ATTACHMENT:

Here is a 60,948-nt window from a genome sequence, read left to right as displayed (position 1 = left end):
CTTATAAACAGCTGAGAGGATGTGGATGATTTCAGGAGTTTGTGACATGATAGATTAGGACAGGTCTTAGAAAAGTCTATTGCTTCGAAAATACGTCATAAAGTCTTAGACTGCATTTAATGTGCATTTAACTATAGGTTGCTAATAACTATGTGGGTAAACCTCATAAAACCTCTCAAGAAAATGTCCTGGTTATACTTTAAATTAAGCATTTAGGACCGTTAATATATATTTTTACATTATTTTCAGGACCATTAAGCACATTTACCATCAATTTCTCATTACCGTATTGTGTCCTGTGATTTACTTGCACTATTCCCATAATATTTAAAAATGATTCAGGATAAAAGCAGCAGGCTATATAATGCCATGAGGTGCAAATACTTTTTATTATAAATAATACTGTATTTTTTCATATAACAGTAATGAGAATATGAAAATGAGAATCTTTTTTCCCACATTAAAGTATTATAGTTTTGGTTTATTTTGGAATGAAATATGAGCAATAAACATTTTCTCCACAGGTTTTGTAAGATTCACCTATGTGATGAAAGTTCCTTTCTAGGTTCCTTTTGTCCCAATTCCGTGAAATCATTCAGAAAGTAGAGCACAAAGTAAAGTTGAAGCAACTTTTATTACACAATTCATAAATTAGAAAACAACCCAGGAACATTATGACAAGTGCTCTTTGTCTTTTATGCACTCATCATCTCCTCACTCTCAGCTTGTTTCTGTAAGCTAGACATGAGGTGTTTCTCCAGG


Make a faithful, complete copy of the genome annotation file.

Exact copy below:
Here is a 60,948-nt window from a genome sequence, read left to right as displayed (position 1 = left end):
CTTATAAACAGCTGAGAGGATGTGGATGATTTCAGGAGTTTGTGACATGATAGATTAGGACAGGTCTTAGAAAAGTCTATTGCTTCGAAAATACGTCATAAAGTCTTAGACTGCATTTAATGTGCATTTAACTATAGGTTGCTAATAACTATGTGGGTAAACCTCATAAAACCTCTCAAGAAAATGTCCTGGTTATACTTTAAATTAAGCATTTAGGACCGTTAATATATATTTTTACATTATTTTCAGGACCATTAAGCACATTTACCATCAATTTCTCATTACCGTATTGTGTCCTGTGATTTACTTGCACTATTCCCATAATATTTAAAAATGATTCAGGATAAAAGCAGCAGGCTATATAATGCCATGAGGTGCAAATACTTTTTATTATAAATAATACTGTATTTTTTCATATAACAGTAATGAGAATATGAAAATGAGAATCTTTTTTCCCACATTAAAGTATTATAGTTTTGGTTTATTTTGGAATGAAATATGAGCAATAAACATTTTCTCCACAGGTTTTGTAAGATTCACCTATGTGATGAAAGTTCCTTTCTAGGTTCCTTTTGTCCCAATTCCGTGAAATCATTCAGAAAGTAGAGCACAAAGTAAAGTTGAAGCAACTTTTATTACACAATTCATAAATTAGAAAACAACCCAGGAACATTATGACAAGTGCTCTTTGTCTTTTATGCACTCATCATCTCCTCACTCTCAGCTTGTTTCTGTAAGCTAGACATGAGGTGTTTCTCCAGG